Too much or constant activity (hyperactivity) can happen with KUVAN. Tell your doctor if you have any signs of hyperactivity, including:
Fidgeting or moving around too much
Talking too much
What should I tell my doctor before I take KUVAN? Before you take KUVAN, tell your doctor about all your medical conditions, including if you:
Are allergic to sapropterin dihydrochloride or any of the ingredients in KUVAN
Have poor nutrition or have a loss of appetite
Are pregnant or plan to become pregnant
Are breastfeeding or plan to breastfeed. It is not known if KUVAN passes into your breast milk. Talk to your doctor about the best way to feed your baby if you take KUVAN.
Tell your doctor about all the medicines you take, including prescription and over-the-counter medicines, vitamins, and herbal and dietary supplements. KUVAN and other medicines may interact with each other. Especially tell your doctor if you take:
A medicine that contains levodopa
An antifolate medicine such as methotrexate, valproic acid, phenobarbital, trimethoprim
Tell your doctor if you are not sure if your medicine is one that is listed above. Know the medicines you take. Keep a list of them to show your doctor and pharmacist when you get a new medicine.
How should I take KUVAN? See the detailed “Instructions for Use” that comes with KUVAN for information about the correct way to dissolve and take a dose of KUVAN tablets or KUVAN powder for oral solution.
KUVAN does not work for everyone. It is not possible to know if KUVAN will work for you until you start taking KUVAN. Your doctor will check your blood Phe levels when you start taking KUVAN to see if the medicine is working.
Take KUVAN exactly as your doctor tells you
You can swallow KUVAN tablets whole or dissolve the tablets in water or apple juice
KUVAN powder for oral solution should be dissolved in water or apple juice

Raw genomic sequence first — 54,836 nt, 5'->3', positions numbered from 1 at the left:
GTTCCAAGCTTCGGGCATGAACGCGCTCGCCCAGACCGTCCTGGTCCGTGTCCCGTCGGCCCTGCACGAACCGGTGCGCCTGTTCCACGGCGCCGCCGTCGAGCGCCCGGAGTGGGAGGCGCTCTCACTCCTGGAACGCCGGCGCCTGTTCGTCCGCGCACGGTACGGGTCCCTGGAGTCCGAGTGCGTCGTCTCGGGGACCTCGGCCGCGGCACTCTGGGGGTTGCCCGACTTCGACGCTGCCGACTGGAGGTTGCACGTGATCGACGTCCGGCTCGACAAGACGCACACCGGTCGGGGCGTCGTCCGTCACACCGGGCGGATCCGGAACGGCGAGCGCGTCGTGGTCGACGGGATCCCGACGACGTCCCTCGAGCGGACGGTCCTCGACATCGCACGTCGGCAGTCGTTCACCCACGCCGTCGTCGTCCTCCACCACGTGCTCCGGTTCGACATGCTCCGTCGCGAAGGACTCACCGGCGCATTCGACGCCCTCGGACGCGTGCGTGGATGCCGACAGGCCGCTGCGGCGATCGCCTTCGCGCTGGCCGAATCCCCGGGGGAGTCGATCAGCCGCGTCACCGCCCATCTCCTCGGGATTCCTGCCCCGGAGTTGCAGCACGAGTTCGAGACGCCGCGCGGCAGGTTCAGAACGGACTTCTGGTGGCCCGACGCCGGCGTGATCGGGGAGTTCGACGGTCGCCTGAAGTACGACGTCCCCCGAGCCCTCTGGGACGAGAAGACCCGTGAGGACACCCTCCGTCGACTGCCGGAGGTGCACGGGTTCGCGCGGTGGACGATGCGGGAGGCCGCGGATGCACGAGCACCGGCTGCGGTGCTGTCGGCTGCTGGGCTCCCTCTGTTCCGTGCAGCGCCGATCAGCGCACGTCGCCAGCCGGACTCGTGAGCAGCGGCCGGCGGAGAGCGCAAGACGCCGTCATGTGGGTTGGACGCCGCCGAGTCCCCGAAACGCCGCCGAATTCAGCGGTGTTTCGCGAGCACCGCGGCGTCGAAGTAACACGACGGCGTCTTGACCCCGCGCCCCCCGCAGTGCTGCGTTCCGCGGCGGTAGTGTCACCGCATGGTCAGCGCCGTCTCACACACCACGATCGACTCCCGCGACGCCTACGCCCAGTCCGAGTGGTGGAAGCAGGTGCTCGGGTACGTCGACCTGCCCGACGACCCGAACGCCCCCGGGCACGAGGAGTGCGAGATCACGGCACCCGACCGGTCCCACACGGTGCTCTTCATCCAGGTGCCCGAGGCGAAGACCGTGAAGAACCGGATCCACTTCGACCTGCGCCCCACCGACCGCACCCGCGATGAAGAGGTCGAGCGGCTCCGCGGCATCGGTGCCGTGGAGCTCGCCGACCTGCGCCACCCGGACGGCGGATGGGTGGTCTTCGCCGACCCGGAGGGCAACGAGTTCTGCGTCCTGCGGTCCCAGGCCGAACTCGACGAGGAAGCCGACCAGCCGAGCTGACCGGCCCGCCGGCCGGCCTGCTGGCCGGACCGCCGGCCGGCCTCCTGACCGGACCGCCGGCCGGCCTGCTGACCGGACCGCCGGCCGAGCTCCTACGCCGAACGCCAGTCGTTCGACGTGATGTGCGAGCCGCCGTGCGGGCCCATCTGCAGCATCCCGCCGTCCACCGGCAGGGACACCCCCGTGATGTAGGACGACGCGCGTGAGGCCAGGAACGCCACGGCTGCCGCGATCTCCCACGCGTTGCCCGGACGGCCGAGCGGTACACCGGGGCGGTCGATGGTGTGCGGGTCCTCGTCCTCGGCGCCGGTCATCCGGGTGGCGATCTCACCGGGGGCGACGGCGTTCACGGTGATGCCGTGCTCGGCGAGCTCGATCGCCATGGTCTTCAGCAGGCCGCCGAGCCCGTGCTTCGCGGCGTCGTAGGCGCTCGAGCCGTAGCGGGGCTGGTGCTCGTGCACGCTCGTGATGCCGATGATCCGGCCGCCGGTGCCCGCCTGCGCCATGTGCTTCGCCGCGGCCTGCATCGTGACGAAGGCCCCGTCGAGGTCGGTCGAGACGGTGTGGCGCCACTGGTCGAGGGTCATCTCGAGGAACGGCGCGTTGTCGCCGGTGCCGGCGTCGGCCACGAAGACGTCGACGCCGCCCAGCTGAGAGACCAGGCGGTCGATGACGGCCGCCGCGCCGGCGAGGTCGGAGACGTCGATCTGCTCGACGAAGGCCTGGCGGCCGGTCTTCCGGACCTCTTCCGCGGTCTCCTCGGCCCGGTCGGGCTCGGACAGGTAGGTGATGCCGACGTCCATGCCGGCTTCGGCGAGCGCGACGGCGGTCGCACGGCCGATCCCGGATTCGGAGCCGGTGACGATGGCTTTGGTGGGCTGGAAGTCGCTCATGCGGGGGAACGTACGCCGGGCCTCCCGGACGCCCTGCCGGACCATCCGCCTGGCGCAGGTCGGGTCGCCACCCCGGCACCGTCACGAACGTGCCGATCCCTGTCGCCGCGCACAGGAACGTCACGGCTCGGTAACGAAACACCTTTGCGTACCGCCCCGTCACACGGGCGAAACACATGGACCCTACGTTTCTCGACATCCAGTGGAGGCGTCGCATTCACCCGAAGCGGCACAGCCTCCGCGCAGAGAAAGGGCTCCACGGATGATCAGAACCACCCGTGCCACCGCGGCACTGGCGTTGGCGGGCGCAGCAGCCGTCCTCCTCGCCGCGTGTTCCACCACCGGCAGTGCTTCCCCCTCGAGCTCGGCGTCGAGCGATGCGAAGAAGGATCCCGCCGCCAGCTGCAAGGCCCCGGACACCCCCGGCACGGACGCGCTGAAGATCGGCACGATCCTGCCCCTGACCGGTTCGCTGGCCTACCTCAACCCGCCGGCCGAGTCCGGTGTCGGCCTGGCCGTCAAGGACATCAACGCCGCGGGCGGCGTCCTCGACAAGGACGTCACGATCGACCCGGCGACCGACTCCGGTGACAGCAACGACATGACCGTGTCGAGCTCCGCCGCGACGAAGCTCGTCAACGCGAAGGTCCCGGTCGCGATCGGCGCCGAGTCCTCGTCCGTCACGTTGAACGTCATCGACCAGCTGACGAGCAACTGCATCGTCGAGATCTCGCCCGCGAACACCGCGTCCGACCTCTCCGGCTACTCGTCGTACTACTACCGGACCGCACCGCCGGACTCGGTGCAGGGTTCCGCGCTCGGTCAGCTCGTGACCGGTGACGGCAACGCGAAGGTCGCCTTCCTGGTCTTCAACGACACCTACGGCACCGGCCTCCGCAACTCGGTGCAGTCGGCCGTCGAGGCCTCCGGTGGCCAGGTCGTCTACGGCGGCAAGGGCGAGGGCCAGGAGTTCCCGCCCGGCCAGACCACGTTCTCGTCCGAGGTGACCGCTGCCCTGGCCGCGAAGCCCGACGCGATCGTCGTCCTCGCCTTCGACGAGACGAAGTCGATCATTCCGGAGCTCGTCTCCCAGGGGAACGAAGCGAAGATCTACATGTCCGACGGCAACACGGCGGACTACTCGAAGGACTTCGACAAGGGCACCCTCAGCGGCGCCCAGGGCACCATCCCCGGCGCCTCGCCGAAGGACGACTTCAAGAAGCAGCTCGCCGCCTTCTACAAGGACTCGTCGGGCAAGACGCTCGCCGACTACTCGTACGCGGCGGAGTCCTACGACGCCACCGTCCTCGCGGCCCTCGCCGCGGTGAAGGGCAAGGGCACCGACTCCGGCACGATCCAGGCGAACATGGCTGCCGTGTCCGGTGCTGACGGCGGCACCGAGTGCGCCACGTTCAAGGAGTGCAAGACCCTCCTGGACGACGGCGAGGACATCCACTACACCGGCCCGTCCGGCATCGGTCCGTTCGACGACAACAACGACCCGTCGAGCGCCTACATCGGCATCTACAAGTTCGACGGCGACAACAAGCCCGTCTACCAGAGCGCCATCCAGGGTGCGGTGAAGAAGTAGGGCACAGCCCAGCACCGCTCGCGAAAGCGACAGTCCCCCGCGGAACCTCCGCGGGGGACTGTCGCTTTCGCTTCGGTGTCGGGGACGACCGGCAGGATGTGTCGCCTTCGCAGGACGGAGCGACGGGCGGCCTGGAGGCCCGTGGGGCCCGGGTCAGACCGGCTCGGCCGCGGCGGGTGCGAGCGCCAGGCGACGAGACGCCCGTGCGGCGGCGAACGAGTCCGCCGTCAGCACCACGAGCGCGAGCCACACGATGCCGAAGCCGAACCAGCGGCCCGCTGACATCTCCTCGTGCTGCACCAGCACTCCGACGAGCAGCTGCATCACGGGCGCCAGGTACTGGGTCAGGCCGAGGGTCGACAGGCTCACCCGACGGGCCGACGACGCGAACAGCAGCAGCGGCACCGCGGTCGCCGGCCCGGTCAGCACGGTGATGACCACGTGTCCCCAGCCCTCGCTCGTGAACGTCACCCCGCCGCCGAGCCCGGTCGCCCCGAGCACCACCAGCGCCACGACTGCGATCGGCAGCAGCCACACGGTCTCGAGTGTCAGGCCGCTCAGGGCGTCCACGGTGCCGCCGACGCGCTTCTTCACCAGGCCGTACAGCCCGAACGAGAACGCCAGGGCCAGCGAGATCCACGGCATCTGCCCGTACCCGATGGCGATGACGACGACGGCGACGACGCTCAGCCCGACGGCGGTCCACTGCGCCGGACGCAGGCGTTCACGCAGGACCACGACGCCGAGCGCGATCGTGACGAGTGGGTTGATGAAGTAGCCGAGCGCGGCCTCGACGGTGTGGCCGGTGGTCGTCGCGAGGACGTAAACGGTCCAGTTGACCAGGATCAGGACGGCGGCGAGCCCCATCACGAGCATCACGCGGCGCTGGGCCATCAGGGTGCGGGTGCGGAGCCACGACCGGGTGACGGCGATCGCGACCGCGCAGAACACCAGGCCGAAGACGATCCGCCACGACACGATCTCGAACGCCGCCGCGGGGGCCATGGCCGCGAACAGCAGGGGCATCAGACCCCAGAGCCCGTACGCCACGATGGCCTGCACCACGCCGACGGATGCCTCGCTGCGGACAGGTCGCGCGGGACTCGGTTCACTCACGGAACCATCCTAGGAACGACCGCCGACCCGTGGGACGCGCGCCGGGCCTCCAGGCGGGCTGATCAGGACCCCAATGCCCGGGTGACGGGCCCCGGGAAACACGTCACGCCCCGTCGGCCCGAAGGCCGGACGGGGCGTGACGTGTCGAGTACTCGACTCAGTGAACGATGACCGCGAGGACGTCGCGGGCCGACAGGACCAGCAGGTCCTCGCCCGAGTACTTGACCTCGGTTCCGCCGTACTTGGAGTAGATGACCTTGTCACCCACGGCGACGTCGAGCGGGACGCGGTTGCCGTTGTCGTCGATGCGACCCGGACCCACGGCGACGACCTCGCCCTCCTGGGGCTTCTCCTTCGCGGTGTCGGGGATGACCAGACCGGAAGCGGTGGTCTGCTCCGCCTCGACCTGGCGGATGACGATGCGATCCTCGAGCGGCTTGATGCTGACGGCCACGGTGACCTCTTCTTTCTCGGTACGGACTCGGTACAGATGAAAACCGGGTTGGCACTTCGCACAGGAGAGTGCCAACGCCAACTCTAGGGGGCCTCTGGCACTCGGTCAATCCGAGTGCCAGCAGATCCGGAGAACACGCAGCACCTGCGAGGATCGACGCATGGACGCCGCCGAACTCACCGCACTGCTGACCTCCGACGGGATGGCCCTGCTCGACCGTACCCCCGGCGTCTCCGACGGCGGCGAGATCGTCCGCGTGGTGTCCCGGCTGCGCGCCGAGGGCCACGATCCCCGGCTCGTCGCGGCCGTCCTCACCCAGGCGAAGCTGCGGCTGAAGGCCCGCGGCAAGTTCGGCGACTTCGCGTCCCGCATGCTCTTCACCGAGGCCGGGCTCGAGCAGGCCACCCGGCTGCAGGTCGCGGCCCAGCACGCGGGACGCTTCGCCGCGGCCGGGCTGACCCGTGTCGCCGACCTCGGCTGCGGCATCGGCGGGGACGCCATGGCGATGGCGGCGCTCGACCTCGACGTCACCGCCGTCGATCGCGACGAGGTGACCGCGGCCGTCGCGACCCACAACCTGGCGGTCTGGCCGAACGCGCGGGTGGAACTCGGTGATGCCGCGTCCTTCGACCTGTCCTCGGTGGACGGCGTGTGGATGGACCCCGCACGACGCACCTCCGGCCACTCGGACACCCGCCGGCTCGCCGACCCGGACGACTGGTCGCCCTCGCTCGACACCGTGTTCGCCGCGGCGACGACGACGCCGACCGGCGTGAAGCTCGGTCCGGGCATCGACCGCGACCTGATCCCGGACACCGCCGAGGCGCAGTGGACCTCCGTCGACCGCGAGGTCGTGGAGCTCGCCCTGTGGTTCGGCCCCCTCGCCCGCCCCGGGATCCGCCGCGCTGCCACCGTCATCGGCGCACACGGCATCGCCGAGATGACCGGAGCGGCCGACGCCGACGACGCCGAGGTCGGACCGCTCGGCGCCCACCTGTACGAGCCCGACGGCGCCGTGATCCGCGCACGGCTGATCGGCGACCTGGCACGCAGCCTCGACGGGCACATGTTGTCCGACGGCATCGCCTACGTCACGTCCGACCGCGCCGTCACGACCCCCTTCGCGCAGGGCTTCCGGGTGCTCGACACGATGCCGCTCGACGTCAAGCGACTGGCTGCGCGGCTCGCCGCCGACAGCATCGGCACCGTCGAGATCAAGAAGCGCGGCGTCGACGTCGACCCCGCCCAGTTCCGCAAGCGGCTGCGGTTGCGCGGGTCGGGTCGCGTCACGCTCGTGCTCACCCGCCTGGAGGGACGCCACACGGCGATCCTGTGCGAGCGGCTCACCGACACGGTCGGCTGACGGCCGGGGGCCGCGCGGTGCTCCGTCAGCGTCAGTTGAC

KUVAN should be taken with a PKU-specific diet. Any change you make to your diet may affect your blood Phe level. Follow your doctor’s instructions carefully and do not make any changes to your dietary Phe intake without first talking with your doctor. Even if you take KUVAN, if your blood Phe levels are not well controlled, you can develop severe neurologic problems.
Your doctor should continue to monitor your blood Phe levels often during your treatment with KUVAN to make sure that your blood Phe levels are not too high or too low and frequent monitoring for pediatric patients is recommended. Both high and low Phe can result in serious problems. Active management of dietary Phe intake while taking KUVAN is required.
If you have a fever, or if you are sick, your blood Phe level may go up. Tell your doctor as soon as possible so he or she can change your dose of KUVAN to help keep your blood Phe levels in the desired range.
If you forget to take your dose of KUVAN, take it as soon as you remember that day. Do not take 2 doses in a day.
If you take too much KUVAN, call your doctor for advice
The most common side effects of KUVAN are: headache, runny nose and nasal congestion, sore throat, diarrhea, vomiting, and cough.
These are not all the possible side effects of KUVAN. For more information, ask your doctor or pharmacist. Call your doctor for medical advice about side effects.
You may report side effects to the FDA at 1-800-FDA-1088 or www.fda.gov/medwatch. You may also report side effects to BioMarin Pharmaceutical Inc. at 1-866-906-6100.
Please read the full Prescribing Information by clicking here.